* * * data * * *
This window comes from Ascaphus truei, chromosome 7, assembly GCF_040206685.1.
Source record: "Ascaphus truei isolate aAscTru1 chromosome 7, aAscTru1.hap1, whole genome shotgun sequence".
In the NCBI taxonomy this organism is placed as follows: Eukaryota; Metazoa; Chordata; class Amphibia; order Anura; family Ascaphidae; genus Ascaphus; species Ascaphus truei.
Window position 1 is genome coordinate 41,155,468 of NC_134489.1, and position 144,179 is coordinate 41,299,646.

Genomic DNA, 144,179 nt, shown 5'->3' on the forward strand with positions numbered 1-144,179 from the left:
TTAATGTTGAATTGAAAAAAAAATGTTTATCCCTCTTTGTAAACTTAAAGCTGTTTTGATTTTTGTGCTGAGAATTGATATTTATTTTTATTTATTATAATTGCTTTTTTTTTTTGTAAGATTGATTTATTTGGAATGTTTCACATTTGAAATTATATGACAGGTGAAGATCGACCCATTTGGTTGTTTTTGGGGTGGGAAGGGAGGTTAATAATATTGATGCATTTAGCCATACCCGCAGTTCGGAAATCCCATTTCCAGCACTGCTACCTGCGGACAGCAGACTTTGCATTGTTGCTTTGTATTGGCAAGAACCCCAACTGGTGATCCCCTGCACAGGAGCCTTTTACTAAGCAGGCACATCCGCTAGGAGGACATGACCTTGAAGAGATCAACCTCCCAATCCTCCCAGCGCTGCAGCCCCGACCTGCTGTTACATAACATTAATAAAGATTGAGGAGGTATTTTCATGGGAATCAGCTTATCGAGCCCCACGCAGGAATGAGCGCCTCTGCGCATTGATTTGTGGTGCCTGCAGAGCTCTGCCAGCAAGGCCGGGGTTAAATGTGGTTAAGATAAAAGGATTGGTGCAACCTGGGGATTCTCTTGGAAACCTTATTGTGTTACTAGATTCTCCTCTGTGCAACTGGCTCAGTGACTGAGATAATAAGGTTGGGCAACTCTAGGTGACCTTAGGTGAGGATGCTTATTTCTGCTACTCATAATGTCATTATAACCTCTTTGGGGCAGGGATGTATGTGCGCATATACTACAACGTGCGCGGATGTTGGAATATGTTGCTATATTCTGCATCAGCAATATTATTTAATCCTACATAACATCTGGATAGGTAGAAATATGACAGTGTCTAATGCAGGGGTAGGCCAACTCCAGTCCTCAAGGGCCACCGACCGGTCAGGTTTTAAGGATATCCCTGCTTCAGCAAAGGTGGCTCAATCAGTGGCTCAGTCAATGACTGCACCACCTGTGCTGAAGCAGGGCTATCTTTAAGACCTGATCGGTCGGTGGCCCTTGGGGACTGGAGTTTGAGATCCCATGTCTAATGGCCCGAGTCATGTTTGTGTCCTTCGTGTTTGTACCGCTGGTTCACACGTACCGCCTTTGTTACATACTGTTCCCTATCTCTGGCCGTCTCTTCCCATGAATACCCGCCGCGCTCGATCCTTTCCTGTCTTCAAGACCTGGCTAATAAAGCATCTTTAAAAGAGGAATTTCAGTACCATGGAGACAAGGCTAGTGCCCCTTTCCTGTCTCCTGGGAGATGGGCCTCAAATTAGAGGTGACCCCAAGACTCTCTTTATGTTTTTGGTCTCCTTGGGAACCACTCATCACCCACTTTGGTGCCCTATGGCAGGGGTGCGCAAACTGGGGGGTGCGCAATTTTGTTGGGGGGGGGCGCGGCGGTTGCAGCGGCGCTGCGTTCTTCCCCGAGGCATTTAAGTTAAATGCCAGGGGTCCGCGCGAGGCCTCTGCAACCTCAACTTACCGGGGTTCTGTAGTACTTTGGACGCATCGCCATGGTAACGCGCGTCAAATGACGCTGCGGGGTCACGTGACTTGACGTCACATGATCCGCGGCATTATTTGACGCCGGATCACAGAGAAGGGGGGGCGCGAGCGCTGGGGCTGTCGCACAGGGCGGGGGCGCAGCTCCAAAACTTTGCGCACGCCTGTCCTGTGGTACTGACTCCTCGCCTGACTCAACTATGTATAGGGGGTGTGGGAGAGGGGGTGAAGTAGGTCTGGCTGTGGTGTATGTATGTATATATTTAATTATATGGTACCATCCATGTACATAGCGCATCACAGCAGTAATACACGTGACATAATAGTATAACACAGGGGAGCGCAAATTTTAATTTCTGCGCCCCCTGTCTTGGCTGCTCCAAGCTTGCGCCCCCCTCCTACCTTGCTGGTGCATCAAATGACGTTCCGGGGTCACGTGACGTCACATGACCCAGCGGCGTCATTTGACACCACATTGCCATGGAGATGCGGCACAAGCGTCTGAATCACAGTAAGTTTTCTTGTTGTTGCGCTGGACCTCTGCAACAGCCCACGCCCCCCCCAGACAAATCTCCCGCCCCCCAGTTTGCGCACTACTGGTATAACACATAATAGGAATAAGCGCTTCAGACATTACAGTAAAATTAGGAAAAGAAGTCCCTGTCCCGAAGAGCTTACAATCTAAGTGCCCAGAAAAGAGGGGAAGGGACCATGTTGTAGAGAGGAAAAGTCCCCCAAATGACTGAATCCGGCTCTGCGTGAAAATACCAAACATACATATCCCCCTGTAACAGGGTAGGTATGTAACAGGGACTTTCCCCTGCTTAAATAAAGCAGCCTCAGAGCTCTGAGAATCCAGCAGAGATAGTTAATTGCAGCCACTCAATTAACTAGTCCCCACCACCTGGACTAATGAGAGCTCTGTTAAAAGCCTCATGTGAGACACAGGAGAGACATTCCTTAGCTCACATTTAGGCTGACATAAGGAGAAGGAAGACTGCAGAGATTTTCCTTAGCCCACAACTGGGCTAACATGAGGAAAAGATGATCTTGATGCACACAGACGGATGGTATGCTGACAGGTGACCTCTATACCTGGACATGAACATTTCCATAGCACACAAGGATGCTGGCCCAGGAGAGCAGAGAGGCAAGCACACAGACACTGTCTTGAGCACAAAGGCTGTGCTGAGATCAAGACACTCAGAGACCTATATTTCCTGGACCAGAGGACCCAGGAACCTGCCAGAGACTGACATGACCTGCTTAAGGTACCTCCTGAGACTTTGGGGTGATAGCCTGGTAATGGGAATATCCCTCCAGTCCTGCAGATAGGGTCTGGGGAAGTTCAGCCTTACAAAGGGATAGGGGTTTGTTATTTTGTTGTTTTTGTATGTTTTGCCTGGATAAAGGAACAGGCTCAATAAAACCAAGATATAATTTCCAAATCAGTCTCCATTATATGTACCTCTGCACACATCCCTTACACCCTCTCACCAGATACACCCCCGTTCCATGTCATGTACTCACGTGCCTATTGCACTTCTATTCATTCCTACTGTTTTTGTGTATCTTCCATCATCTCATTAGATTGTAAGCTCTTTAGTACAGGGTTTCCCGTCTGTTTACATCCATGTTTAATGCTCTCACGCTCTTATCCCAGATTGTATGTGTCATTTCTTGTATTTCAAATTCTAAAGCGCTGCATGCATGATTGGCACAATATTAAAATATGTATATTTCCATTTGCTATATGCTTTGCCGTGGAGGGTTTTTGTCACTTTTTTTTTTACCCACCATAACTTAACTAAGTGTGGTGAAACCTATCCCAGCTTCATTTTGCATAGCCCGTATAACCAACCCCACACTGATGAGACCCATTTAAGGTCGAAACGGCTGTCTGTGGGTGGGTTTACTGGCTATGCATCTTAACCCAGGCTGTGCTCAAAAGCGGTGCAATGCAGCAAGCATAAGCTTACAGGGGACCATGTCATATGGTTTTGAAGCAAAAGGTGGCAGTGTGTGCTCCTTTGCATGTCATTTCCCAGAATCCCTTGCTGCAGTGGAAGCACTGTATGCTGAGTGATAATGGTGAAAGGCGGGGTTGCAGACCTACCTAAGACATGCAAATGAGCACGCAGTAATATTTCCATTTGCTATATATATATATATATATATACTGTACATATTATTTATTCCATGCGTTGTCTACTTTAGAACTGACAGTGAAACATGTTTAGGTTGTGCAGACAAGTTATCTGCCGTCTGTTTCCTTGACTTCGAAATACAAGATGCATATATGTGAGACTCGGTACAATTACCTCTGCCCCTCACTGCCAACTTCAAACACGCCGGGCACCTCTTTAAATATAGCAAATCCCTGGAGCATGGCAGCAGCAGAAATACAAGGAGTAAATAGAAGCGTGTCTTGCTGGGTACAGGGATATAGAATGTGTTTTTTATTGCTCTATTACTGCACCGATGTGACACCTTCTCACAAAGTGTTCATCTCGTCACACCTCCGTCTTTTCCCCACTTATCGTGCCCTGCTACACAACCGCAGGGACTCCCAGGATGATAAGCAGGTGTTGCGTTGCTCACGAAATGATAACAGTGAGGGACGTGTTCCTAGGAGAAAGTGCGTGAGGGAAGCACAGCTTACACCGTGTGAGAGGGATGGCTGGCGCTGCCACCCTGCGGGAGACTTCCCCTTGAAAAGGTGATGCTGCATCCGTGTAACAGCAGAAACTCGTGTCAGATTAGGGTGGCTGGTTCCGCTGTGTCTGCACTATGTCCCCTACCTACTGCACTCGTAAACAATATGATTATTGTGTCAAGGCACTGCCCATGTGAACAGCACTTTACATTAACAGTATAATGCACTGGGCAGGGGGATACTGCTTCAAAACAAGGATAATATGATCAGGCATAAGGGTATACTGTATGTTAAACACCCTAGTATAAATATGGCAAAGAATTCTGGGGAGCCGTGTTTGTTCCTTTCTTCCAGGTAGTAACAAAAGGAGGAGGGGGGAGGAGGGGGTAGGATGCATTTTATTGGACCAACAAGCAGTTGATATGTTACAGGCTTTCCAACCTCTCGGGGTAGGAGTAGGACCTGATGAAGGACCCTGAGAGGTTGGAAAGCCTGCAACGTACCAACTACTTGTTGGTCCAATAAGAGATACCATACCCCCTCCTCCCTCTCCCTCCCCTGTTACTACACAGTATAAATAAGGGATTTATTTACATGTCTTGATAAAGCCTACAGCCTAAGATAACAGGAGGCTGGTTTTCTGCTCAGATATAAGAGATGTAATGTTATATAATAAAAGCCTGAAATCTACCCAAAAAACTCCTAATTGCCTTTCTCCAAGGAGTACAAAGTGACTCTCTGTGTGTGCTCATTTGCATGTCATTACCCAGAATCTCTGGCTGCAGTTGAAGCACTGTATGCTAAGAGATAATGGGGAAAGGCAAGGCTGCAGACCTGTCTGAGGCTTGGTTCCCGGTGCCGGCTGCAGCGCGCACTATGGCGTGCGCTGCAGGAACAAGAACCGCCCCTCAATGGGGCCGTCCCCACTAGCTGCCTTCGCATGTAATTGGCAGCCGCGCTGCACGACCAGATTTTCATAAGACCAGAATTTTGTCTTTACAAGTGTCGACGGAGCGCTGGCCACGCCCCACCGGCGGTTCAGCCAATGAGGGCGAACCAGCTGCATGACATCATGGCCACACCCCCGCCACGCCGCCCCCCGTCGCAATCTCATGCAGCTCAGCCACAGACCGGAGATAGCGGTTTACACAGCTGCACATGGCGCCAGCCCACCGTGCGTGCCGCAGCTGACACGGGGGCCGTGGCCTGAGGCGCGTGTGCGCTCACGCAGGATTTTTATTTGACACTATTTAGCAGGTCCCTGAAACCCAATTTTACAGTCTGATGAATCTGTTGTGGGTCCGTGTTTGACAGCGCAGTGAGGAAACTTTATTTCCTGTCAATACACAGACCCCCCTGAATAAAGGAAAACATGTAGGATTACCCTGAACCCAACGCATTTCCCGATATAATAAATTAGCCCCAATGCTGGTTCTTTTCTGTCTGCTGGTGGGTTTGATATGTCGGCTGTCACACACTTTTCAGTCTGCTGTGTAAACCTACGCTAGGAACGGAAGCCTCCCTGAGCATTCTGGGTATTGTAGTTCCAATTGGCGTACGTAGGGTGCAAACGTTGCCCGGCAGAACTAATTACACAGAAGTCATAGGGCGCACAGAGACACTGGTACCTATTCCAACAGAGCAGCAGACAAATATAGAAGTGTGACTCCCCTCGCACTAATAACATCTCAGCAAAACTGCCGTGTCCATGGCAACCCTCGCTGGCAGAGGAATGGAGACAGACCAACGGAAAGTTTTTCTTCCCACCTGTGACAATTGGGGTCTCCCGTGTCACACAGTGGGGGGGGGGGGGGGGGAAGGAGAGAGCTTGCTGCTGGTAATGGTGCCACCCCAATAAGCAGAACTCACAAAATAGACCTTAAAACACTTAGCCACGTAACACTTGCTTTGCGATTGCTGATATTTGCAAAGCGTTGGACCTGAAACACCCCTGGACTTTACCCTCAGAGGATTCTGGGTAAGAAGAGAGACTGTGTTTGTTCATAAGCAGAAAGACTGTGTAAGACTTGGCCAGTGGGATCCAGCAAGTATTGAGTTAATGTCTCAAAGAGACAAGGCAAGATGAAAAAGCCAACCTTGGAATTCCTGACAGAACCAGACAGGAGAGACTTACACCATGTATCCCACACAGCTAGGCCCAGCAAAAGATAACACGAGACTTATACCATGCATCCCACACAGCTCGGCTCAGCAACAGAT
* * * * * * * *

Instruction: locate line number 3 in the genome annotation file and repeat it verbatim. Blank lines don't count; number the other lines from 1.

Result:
In the NCBI taxonomy this organism is placed as follows: Eukaryota; Metazoa; Chordata; class Amphibia; order Anura; family Ascaphidae; genus Ascaphus; species Ascaphus truei.